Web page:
We will also be doing an invitation-only private view in London later this year. Follow @CaveOfSounds on Twitter for updates and watch this space for your invitation.
After the exhibition at Salisbury Museum, we’re planning a UK and international tour of the work. If you’re interested in talking more about this please get in touch.
I’m excited to announce that Movement Alphabet, my new work with Jan Lee, will debut at Tate Modern. Come join us on the evening of 28 October at the first in their Friday Lates series.
A hieroglyph created from Jan’s movements using the software we developed for This Floating World.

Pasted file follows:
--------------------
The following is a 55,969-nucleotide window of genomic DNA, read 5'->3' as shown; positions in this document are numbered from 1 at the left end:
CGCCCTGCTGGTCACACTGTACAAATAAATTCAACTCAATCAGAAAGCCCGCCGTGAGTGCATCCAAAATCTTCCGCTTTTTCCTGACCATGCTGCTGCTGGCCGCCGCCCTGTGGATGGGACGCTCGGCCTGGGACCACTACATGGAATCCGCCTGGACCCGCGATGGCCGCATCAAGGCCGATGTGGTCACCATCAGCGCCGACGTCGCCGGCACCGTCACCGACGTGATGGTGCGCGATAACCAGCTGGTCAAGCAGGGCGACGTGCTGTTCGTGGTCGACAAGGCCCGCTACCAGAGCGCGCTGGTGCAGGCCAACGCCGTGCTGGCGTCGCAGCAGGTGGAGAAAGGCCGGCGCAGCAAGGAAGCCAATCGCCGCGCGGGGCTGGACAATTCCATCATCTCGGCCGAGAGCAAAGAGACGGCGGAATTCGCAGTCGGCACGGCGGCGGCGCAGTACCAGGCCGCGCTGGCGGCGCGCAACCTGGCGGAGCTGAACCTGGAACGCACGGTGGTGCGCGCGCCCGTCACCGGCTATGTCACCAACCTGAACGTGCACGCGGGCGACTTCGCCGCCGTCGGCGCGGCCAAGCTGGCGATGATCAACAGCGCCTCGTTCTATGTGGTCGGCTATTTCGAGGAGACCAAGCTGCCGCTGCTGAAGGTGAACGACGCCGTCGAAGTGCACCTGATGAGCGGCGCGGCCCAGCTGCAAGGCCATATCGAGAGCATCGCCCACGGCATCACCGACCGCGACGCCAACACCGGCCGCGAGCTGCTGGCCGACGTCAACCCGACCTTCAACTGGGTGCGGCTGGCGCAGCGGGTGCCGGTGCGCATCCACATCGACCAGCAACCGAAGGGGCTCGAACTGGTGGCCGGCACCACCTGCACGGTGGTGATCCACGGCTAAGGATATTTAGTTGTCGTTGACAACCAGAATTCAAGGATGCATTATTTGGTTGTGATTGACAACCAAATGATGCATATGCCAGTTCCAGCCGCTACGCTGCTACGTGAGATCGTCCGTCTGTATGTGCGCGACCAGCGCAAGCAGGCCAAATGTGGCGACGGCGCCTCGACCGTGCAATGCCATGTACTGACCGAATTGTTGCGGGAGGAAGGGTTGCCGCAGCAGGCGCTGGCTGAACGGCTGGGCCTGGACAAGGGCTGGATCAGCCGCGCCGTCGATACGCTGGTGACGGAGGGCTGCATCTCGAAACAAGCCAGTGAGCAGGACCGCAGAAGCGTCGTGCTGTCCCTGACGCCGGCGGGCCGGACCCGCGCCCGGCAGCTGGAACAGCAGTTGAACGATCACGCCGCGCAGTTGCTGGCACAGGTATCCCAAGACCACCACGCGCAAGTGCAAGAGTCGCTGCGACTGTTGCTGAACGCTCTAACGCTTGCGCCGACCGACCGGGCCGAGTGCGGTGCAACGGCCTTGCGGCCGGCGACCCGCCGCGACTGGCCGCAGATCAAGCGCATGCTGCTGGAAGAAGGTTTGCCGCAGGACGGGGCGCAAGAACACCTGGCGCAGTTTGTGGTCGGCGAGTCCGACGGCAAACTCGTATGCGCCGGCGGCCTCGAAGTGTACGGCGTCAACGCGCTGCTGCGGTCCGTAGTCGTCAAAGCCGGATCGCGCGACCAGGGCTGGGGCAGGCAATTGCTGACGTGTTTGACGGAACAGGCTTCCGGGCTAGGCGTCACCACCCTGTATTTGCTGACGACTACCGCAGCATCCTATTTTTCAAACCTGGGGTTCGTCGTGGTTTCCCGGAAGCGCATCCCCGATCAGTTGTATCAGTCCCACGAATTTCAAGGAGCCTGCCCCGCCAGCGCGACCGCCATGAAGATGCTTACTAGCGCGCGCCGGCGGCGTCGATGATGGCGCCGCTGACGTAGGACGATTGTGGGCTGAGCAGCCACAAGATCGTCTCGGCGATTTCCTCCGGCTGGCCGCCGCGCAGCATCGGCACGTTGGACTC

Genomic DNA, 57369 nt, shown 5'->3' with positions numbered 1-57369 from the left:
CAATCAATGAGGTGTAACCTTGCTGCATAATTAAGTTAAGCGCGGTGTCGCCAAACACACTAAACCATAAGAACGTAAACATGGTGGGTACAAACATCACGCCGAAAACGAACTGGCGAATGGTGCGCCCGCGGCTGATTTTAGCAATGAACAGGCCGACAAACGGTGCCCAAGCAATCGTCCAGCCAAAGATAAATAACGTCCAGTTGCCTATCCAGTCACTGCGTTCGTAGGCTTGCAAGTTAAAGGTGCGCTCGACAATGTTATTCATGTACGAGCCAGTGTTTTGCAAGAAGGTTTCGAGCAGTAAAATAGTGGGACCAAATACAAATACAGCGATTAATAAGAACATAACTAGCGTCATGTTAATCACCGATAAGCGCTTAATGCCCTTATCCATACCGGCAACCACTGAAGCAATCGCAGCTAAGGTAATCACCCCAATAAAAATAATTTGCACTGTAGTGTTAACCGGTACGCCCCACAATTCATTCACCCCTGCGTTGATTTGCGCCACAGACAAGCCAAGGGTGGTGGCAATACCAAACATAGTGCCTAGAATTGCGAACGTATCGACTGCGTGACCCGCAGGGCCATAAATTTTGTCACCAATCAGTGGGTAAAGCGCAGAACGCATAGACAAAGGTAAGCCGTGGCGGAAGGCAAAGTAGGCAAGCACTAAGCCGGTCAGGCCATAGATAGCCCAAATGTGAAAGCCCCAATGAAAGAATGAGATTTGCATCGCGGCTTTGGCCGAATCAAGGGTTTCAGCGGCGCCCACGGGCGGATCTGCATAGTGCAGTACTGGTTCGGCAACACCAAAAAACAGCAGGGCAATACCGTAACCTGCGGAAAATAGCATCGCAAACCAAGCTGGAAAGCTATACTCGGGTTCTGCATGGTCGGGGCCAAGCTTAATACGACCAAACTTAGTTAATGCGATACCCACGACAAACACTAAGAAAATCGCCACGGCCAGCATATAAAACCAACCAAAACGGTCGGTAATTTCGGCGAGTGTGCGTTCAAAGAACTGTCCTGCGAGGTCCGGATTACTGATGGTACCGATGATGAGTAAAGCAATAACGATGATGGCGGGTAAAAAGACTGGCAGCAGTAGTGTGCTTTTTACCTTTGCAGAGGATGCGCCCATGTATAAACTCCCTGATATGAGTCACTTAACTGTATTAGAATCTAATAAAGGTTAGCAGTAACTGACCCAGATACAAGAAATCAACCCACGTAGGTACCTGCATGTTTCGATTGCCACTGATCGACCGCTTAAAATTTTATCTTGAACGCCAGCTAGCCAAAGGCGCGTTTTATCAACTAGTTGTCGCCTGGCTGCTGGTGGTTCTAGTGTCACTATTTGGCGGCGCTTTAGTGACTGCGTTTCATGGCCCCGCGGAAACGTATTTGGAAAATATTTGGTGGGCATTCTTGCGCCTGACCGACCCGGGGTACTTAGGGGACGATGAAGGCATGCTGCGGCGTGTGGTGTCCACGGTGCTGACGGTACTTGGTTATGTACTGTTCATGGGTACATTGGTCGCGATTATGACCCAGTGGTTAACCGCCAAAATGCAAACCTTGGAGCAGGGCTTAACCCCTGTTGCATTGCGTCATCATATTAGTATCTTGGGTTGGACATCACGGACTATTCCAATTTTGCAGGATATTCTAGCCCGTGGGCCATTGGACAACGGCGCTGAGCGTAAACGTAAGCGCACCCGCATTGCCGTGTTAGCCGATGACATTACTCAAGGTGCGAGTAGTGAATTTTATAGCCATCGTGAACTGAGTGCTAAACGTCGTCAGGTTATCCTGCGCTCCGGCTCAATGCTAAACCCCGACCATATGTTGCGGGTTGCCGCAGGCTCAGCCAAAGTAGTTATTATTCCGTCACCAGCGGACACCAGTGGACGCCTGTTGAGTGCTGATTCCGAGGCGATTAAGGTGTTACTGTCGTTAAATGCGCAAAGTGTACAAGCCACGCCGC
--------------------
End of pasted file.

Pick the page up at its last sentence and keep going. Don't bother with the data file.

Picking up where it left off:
Back in 2014 when I was creating This Floating World with dance artist Jan Lee, we created a central chapter where we used a 3D camera to let the dancer paint the wall behind with her body. As we played, we found various dance motifs created marks reminiscent of Chinese calligraphy. This turned into the Hieroglyphs chapter of the piece. It also left an interest in the physicality of writing: how the movements of the body are captured in the marks of a painter or the personality of someone’s handwriting.
With Movement Alphabet, we’re bringing these ideas into an interactive installation. The way we move our bodies, even as non-dancers, expresses a huge amount of our personality. Our characteristic movements are a tapestry of our past, blending conscious and unconscious influences with the unique mechanics of each individual’s body.